In part, the issue with Real Men Don’t Text is tone. Tone is the difference between a person receiving advice or condescension, of feeling understood or insulted. The tone of Real Men Don’t Text is dually problematic. Due to its two authors, a husband and wife, the book’s tone is inconsistent and, at times, confusing (p86-89). Additionally, both parties can give the impression of finger-wagging, which makes their message less appealing. At times, the content feels like it’s coming from folks who have all the answers because life is going good for them right now, and if you would only avoid their mistakes and just take their advice, you’d be as fulfilled as they are.

Tone aside, I’ll grant that the book has some good things to say. For one, the authors are upfront about the difference between when a guy is interested in caring for a woman and when he is merely interested in self-fulfillment; one major theme of the book is “he just doesn’t like you” (but is using you, so get rid of him). Additionally, the book is forthcoming about a young woman’s responsibility to behave in a way that warrants respect. “You are always teaching people how to treat you,” (p21) is a quote I will likely carry for some time. The authors also address the emptiness of sexting relationships (though neither of them engaged in such), and they stress the importance of real interpersonal communication. These are all good thoughts, and at times they are communicated well.

At others they are not. For example, the “text translations” found in each chapter describing what men “really” mean in their texts become tiresome, as do the additional inserted anecdotes of broken hearts and bad choices, many of which come across as generic copies of pain rather than the true heartbreak that occurs in abusive relationships. I would have preferred that only the stories directly told by the authors within the context of the chapter’s prose been included, for some of those are startling and authentically poignant.

In fairness, The book is a relatively fast read, which is saying something for a work of nonfiction. Inasmuch as the tone or some issues of content are problematic, any reader will likely find her (or his) way through the text quickly.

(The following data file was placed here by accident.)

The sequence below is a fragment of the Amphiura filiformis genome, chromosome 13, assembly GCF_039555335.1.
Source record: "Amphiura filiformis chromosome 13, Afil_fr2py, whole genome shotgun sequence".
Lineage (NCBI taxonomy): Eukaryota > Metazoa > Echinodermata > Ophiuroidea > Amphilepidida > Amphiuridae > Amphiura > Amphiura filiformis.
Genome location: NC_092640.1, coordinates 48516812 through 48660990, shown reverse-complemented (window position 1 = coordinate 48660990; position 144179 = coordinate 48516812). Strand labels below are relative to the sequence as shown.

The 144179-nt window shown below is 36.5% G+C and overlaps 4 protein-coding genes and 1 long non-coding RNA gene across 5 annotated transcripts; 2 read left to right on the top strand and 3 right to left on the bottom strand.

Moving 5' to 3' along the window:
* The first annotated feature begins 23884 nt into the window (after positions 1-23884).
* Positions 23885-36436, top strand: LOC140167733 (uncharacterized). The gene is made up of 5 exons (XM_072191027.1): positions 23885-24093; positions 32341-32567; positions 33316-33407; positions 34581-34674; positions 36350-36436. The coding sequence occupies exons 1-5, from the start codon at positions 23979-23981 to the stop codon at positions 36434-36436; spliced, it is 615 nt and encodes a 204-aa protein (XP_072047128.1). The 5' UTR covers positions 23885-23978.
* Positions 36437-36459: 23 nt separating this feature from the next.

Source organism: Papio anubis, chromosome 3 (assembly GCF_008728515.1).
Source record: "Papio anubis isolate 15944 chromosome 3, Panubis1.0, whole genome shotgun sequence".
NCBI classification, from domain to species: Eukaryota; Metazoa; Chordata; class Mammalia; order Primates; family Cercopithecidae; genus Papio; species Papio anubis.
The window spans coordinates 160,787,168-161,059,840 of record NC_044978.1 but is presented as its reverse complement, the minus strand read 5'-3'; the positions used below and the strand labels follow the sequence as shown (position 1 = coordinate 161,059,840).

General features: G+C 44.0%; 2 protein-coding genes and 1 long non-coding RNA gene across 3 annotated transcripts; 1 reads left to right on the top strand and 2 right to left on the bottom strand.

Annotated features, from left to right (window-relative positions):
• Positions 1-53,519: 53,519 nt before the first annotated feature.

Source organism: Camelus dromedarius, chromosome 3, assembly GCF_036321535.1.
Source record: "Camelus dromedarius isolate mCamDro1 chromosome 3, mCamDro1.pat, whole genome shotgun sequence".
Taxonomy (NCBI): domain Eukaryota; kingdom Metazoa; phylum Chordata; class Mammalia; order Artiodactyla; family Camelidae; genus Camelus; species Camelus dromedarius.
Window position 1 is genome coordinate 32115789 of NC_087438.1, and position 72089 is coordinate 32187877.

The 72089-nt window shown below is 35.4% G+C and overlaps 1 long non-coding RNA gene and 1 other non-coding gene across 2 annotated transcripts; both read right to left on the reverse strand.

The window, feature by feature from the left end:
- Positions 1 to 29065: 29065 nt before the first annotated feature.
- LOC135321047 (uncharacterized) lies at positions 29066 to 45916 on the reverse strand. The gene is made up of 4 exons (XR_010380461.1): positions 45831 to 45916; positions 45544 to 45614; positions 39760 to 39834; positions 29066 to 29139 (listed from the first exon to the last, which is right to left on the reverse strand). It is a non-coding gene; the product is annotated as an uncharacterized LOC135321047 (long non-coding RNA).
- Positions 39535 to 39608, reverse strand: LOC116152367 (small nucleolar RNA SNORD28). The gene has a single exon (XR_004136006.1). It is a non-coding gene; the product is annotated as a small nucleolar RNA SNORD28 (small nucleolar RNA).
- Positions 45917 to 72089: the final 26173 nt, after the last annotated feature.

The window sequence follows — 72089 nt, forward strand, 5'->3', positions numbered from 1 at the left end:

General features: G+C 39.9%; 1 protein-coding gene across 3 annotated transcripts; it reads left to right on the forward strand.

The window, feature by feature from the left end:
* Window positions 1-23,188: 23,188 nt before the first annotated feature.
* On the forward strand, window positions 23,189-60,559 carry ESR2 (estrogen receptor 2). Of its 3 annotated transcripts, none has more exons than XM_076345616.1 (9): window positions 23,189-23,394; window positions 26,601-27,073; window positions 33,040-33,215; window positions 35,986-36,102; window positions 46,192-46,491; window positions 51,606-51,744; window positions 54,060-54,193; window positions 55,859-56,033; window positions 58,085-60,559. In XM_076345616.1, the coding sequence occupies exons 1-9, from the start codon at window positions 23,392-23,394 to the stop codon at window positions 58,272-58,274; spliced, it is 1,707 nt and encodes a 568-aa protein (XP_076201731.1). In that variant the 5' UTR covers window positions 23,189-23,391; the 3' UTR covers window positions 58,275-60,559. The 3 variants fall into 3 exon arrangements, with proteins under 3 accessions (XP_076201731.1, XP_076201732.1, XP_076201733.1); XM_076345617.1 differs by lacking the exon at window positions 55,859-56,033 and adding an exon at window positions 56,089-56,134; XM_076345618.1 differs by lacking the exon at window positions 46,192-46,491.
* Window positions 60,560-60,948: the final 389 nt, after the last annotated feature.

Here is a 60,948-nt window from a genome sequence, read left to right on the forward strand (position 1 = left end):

I truly wanted to like this book more than I did, but then again, Real Men Don’t Text was not written to or for me. As something of a niche author myself, I can understand that some books just do not work for some readers, but that doesn’t mean they won’t be a good fit for somebody else (and based on the other reviews I’m seeing, this is almost certainly the case).


You can read other reviews and check out more about the book at the link provided below:


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Spreading Wings or Spreading Thin?

Posted by on Oct 22, 2013 in Writer's Diary

Next Friday, NANOWRIMO will begin. In the month of November, I will write the first draft of another novel, my fourth to be specific (though only 1 is published). Frankly, I need to get back to revising prior first drafts rather than completing new ones, and I will–after November. As far as this upcoming month is concerned, I will add another first draft to my shelf. Given my weekly Sabbaths and a handful of unavailable days, I’ll get 20 total writing days during month, which means I will need to clock about 2,500 words a day. I am looking forward to it, as I am much more prepared than I was last year (of course, last year I wasn’t working).

I have three ideas with which I’m toying. The first is a science fiction piece about two individuals finding attachment to the same robot. The second came from a more organic place and serves as a 20-something, finding-oneself, coming-of-age tale. The third is a fantasy novel about warring factions trying to inhabit the lands of a fallen country. All three ideas are of interest to me in different ways, and chances are I may eventually try my hand at each them.  I’ve spent a good deal of time on the outlines for the first and second books, while the third has emerged simply from “eureka” moments shaving or driving, which makes it a dangerous one, as it may is clearly not ready.

Of course, prior to NANOWRIMO’s beginning, I will need to complete two articles I’ve promised to others–a review and an editorial. And I have to get my blog posts prepped, as I won’t have much time to write anything outside the first draft if I want to complete it in time.

Then there’s the children’s books on which I’m working, the study guide for Stronghold which went into limbo, and the romance novel about which I wrote earlier in the year.

And Twitter. I am really lousy on Twitter.

I’m incredibly excited about my writing, but I am also exhausted and somewhat discouraged. Some days I really do not think I have it in me. Then I look at the above outlined list, and I realize that I do. I AM a writer. If I can harness my energies, commit to realistic goals, and persevere past the rejections, disappointments, and the failures–I can make it. I believe that the Lord has given me the talent and the tools to do so; I just need to be diligent in using them.

But the present is still hard, and I really have my doubts. I wonder if I am broadening my skill set with all these new endeavors or simply trying to do too much, with none of it being done to my highest potential.

I wrestle with questions like these. Like every other real author out there, I want to create because I feel the work is worth doing and the truth is worth exploring, even if one does not see many results from doing so. At least not yet.

My apologies. This has been quite a rambling session. But this is the life we writers live, at least during some seasons in our career. Thank you for bearing with me as I pursue my dream.

Here’s hoping yours is going better,